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October 10, 1991 RPSORT Reference Page i


Table of Contents
-----------------

Introduction 1

How to Display RPSORT Built-in Syntax Screens 1

Syntax Conventions 1

How To Exit Quickly From RPSORT 2
Quick Exit From RPSORT When Output Goes To The Standard Output 2

General Description of How RPSORT Does A Sort 3

Summary Of RPSORT Syntax 4

Details Of RPSORT Syntax 5

Options For Specifying Input And Output Files 5
Using RPSORT As A Filter 5
Specifying Input And Output Files Directly 5

Specifying Lines Or Fixed Length Records 6
Lines Are The Default 6
/Fnnnn - Specifying Fixed Length Records 6

Detailed Description Of Sort Key Types Supported By RPSORT 7
Sort Keys That Are Character Strings 7
Default Case Insensitive Character Strings 7
ASCII (Case Sensitive) Character Strings 7
C Language Style Character Strings 7
Turbo Pascal Style Character Strings 8
Sort Keys That Are Binary Numbers 8
Signed Binary Integers 8
Unsigned Binary Integers 9
BASICA And GWBASIC Floating Point Numbers 9
Turbo Pascal Real Numbers 9
Math Co-Processor Floating Point Numbers 10

Defining The Desired Sort Sequence To RPSORT 11
Standard Defaults For Sort Keys 11
Switches Which Set Defaults For Sort Keys 11
/A - Sort all Text Keys in ASCII (Case Sensitive) Sequence 11
/C - Make All Text Keys Be C Language Strings 11
/P - Make All Text Keys Be Turbo Pascal Strings 11
/R - Sort All Keys In Reverse (Descending Order) 11



October 10, 1991 RPSORT Reference Page ii


Table of Contents (continued)
-----------------------------

Defining Sort Keys 12
Sort Key Definition Syntax 12
Col - The Start Column For A Key 12
Len - The Length Of A Key 12
R - Sorting The Key In Reverse (Descending) Order 12
A - Sorting The Key In ASCII (case insensitive) Order 12
C - Specifying A C Language Type String 12
P - Specifying A Turbo Pascal Type String 12
I - Specifying A Signed Binary Integer 13
U - Specifying An Unsigned Binary Integer 13
F - Specifying A Math Co-processor Type Floating Point Number 13
M - Specifying A BASIC Interpretor Type Floating Point Number 13
T - Specifying A Turbo Pascal Type Real Number 13
List Of Various Compiler And Interpreter Numeric Data Types 14

Miscellaneous Switches 15
/Q - Suppressing Copyright And Completion Messages 15
/Eerrfile - Directing Error Messages To A File 15
/B - Ignoring Control Breaks Entered From The Keyboard 15
/D - Delete Records Whose Sortkeys Duplicate Previous Record 15
/N - Delete Null Lines 16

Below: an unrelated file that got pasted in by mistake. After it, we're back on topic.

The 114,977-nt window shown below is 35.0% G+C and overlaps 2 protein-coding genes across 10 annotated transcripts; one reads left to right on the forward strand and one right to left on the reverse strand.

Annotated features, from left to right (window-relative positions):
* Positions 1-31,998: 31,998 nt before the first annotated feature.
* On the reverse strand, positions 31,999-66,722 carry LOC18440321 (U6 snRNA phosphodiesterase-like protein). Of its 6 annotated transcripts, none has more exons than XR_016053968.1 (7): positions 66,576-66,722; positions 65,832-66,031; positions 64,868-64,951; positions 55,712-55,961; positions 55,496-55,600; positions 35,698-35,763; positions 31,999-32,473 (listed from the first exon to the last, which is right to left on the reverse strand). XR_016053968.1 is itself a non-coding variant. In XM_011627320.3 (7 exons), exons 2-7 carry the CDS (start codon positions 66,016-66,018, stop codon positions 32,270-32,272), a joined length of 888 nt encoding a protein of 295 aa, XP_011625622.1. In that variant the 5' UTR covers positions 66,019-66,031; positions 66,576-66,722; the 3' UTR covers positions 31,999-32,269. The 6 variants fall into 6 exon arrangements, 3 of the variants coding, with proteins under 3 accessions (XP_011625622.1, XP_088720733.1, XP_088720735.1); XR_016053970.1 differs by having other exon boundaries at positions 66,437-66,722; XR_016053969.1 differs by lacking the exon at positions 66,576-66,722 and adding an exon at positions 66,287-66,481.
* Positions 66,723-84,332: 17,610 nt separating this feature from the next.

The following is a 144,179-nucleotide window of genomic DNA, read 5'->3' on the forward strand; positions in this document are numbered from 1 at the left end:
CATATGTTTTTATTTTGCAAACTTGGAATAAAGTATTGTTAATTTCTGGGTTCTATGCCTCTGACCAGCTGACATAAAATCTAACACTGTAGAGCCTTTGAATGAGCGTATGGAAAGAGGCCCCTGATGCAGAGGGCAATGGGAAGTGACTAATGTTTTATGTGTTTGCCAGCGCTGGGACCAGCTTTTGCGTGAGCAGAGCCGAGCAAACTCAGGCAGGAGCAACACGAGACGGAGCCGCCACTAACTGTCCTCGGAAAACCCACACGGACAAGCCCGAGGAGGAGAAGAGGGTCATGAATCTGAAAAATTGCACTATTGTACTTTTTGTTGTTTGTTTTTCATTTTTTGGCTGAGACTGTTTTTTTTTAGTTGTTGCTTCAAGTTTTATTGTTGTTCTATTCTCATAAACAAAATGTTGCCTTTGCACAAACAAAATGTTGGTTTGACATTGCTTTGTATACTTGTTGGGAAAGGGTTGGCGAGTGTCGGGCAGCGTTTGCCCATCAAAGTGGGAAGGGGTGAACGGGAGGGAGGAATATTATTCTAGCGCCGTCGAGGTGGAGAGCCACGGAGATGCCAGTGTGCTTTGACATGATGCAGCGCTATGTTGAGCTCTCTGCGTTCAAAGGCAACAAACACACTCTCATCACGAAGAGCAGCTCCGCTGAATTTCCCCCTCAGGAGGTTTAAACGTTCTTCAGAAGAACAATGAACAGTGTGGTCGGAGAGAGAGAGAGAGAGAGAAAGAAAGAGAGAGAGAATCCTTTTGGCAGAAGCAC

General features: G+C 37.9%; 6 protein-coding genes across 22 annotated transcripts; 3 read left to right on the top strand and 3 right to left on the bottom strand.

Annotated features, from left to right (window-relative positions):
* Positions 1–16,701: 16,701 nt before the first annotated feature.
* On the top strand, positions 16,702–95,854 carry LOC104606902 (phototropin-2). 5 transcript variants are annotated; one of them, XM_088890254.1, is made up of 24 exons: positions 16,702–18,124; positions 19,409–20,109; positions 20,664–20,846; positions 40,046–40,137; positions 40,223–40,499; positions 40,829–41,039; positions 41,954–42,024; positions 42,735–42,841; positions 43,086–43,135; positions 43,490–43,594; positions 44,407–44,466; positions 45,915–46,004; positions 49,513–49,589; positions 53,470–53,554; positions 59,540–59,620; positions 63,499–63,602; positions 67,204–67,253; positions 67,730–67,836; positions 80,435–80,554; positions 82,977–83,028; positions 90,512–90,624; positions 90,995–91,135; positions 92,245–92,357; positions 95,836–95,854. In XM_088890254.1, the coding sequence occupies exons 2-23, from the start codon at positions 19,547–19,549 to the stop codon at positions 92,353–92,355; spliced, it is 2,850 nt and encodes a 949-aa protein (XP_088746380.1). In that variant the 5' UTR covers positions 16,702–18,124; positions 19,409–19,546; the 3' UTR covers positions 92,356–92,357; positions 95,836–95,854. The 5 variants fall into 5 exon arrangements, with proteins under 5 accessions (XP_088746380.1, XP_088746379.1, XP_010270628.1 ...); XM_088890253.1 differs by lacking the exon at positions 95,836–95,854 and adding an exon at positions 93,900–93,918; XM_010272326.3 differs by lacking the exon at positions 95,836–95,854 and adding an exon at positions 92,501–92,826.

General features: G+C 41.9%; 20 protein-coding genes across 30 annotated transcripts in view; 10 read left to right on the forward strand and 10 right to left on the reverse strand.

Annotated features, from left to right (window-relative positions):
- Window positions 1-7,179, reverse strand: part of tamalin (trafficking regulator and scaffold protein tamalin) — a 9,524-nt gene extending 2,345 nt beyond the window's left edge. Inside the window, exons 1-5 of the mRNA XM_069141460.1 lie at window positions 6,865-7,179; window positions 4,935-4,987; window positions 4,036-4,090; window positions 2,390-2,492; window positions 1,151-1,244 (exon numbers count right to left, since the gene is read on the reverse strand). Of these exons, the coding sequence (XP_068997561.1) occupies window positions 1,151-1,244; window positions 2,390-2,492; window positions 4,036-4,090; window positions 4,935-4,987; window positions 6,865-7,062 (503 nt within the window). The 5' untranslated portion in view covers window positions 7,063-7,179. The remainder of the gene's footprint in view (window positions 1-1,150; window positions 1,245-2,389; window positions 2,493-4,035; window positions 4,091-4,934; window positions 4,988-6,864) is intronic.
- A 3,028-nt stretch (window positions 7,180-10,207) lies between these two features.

/Td - Designate Drive To Be Used For Temporary Files. 16
/Z - Ignore Ctrl-Z In Text File. Use Entire Physical File. 16

Efficiency Considerations 17
Do ASCII Sort If Text Keys Are All Upper Case Or All Lower Case 17
How Memory Size Affects RPSORT Speed And Need For Temp Disk Space 18
Using CHKDSK Or MEM To Determine Free Memory 18
Sorts Requiring No Merge Phase And No Temporary Files 19
Sorts Requiring One Merge Phase And One Temporary File 20
Sorts Requiring Two Or More Merge Phases And Two Temporary Files 21
Deciding What Drives To Put Temporary And Output Files On 21
Buffers Command In Your Config.Sys 22
Using Disk Cache Programs 22

Special Situations 23
Sorting Files That Contain Tabs 23
Writing The Output To The File That Contained The Input 24

Two Incompatibilities With The DOS SORT 24

Error Messages 25
Error Numbers And Return Codes 25
Syntax Error Messages 26-30
DOS Version Before 2.0 Message 31
Insufficient Memory Messages 31
Line Or String Too Long Messages 31
Input/Output Error Messages 32-33
Never Should Happen Error Messages 33



October 10, 1991 RPSORT Reference Page 1


Introduction

RPSORT is a sort utility that greatly improves upon the features and the
performance of the sort utility distributed with Microsoft DOS. First,
RPSORT does everything that the DOS SORT does. Virtually any command
that works with DOS SORT works with RPSORT and produces the same result.

But RPSORT does much more. It can sort very large files and supports
multiple sort keys. It is extremely fast. I do not know of another sort
utility that can outspeed it.

RPSORT sorts text files. These consist of lines each ended by CRLF (i.e.
a carriage return and line feed). RPSORT also sort files of fixed length
records such as those produced by many BASIC, Pascal and C programs.

RPSORT supports numerous sort key types including regular text keys, C
language strings, Turbo Pascal strings, signed and unsigned binary
integers of any length and several types of binary floating point numbers.

RPSORT can delete null lines (consisting only of a CRLF). It can also
delete records/lines whose sort keys duplicate those in a previous
record/line.

A summary of RPSORT syntax appears on page 4 of this document.
A comprehensive list of RPSORT examples can be found in the file
EXAMPLES.DOC.


How to Display RPSORT Built-in Syntax Screens

Enter the RPSORT command with no parameters, to see RPSORT's built-in
syntax screens. Use the Page Down and Page Up keys to negotiate the